What is it?
Citroen has been on a bit of a roll recently, so the new C3 supermini has a lot to live up to. More important, it has to compete in Europe’s biggest and toughest market, up against excellent cars such as the Ford Fiesta and Volkswagen Polo.
Happily, the new C3 looks promising on every level. It’s got the same good looks as the company’s other recent offerings. It promises to be the most spacious car in its class and spec for spec it achieves the rare distinction of being lighter and more efficient than the car it replaces.
What’s it like?
There's no question that the outgoing C3 was - at least at launch - a reasonably stylish alternative to other superminis. But that was all it had on its side.
The new one, however, is miles away in just about every respect. In terms of quality it looks like it has leapt forward more than one generation.
The dash is free from gimmicks and well ordered. More important, it has a feeling of solidity missing from small Citroens up until now. The dash top itself is constructed from the sort of soft-touch plastics that give a feeling of quality. Likewise, the switchgear all operates with a satisfying clunk.
Of course, we can't yet be sure that this is going to translate into something that's going to stay free from squeaks and clunks in the future - but it looks and feels as though it's going to fare a lot better than the outgoing car.
The cabin is also made a better place to be by the huge ‘Zenith’ windscreen, where the glass also forms part of the forward roof structure. Most models will get this, and while it’s got questionable benefits for keeping weight and the centre of gravity low, it does give the cabin a terrific feeling of space and airiness.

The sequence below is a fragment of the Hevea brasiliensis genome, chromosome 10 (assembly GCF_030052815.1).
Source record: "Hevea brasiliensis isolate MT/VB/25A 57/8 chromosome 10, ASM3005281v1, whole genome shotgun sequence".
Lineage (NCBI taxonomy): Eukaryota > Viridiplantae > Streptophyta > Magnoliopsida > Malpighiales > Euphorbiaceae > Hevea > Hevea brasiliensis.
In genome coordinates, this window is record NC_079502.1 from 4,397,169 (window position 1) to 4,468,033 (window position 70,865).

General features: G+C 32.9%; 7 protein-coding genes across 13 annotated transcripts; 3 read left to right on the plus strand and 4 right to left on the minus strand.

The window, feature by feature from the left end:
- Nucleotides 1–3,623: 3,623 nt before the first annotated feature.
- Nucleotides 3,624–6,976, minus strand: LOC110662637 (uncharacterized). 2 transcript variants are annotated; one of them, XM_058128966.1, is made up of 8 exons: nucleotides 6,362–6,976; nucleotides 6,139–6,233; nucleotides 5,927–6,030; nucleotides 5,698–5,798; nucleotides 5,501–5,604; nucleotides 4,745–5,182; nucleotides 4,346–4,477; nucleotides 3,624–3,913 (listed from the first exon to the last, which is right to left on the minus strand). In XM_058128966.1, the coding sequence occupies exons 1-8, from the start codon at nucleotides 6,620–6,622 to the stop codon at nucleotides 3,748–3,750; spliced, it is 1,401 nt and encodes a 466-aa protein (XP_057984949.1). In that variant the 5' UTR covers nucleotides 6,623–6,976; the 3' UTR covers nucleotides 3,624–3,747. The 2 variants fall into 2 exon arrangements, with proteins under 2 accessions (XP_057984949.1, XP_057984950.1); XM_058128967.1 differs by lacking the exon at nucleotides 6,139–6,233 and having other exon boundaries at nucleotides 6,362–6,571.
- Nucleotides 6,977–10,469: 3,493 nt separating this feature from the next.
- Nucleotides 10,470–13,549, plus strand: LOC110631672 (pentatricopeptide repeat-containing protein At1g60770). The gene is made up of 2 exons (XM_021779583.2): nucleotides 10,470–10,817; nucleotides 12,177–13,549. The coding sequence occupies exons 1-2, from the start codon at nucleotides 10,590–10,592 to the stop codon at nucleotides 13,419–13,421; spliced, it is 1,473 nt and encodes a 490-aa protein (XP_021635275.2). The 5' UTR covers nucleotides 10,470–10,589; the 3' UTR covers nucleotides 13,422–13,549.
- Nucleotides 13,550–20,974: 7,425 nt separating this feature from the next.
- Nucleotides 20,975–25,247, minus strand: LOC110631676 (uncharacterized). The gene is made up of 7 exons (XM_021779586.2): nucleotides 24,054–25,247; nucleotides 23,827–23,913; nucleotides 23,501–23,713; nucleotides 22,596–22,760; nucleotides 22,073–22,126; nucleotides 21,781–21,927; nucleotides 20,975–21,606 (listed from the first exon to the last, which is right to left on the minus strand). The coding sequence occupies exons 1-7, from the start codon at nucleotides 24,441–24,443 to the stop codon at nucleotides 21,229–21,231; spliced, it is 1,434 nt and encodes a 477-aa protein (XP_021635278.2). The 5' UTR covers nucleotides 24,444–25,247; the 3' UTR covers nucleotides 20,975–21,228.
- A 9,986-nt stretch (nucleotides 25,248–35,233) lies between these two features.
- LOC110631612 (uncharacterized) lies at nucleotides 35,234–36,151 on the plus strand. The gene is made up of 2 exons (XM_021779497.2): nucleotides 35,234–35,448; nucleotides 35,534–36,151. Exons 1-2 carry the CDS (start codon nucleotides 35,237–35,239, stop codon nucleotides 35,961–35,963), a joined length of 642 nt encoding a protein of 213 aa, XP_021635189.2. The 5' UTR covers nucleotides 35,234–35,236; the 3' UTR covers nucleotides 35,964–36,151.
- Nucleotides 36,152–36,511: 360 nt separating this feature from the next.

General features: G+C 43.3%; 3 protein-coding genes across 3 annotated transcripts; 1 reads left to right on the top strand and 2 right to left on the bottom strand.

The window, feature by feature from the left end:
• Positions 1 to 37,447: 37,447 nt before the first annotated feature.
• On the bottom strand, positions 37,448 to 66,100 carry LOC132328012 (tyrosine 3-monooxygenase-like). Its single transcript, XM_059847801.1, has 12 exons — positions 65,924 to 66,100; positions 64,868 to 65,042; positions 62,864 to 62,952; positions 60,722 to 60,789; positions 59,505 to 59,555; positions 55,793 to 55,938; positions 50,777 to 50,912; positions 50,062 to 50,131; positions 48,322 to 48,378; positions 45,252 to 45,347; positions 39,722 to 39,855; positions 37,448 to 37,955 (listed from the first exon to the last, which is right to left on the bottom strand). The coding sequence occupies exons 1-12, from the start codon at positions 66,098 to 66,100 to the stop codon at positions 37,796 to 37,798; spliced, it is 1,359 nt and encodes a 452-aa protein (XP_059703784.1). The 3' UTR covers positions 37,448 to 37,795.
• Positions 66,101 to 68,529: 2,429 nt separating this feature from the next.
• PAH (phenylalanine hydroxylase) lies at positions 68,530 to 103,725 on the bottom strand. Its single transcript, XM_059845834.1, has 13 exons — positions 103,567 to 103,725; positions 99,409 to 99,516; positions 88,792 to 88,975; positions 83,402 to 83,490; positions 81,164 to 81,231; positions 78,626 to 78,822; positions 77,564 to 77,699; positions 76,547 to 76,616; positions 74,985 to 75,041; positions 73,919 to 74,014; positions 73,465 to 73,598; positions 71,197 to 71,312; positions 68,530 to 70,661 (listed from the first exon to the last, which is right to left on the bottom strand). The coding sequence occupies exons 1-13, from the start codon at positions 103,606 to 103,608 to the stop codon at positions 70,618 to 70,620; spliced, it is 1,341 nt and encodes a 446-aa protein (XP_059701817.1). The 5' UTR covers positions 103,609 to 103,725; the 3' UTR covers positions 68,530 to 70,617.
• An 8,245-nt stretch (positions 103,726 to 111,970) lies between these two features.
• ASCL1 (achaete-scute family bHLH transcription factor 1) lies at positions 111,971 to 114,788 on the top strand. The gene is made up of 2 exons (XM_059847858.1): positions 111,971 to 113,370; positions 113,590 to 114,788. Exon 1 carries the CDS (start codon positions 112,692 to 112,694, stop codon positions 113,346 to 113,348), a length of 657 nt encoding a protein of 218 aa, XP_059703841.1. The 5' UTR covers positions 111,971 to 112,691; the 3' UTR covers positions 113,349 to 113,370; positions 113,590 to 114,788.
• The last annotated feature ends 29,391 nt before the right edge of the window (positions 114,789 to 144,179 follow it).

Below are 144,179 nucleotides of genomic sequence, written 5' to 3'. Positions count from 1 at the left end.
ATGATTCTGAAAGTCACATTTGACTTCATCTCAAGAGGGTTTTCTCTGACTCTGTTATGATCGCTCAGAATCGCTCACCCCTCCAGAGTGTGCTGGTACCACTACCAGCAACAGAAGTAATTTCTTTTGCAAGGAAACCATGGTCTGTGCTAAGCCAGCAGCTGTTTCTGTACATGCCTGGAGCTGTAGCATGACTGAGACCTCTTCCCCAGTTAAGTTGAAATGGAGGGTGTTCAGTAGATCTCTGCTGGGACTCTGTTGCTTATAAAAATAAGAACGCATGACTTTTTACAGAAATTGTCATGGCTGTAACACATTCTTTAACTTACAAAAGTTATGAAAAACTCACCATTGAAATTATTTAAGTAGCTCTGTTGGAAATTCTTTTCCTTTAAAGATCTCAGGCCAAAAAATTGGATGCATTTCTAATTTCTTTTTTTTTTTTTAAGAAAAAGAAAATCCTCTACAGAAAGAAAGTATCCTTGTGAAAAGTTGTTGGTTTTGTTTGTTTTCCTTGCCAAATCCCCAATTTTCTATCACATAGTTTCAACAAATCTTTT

Rear space, too, is as good as you can expect from the class; there's adequate space for two adults and a good assortment of places to store things in the cabin.
Citroen is promising that the C3 range will eventually include a variety of ultra-low-CO2 models, including three-cylinder petrol turbos and stop-start across the range by 2011. Next summer a 99g/km special-edition 1.4-litre diesel, dubbed Airdream, will also appear.
For now, however, we have familiar Citroen engines. Petrol engines range from a 60bhp 1.1 to a 120bhp 1.6, while the diesels consist of a 69bhp 1.4 and two 1.6s, one with 89bhp and the other with 113bhp.
We sampled the lower-powered 1.6-litre diesel and were left with the impression that plenty of effort has been put into the C3's refinement. The motor itself is quiet and punchy. More impressive is the authoritative way in which the C3 isolates you from the outside world. Wind noise is apparent at motorway speeds but road noise is impressively smothered, as are road scars; this is a soft and quiet-riding car.
What the C3 is not is as agile as a Ford Fiesta; body control and steering precision are not as accomplished. The gearchange isn't as crisp as it should be, either.
But the C3 is now among the most refined superminis, and that's no bad thing. Plus, the near mechanically identical DS3, being launched next year, is likely to play the role of the sportier offering.
Should I buy one?
There was absolutely no reason whatsoever to buy the outgoing C3, even at the bargain basement prices at which many of them left the showroom. All that has changed now.
The new C3 is impressively refined, spacious and good looking. It's also set to be competitively priced and equipped next to rivals. In short, Citroen has easily done enough to get on anyone's supermini shopping list. It's been a long time since we've been able to write that.
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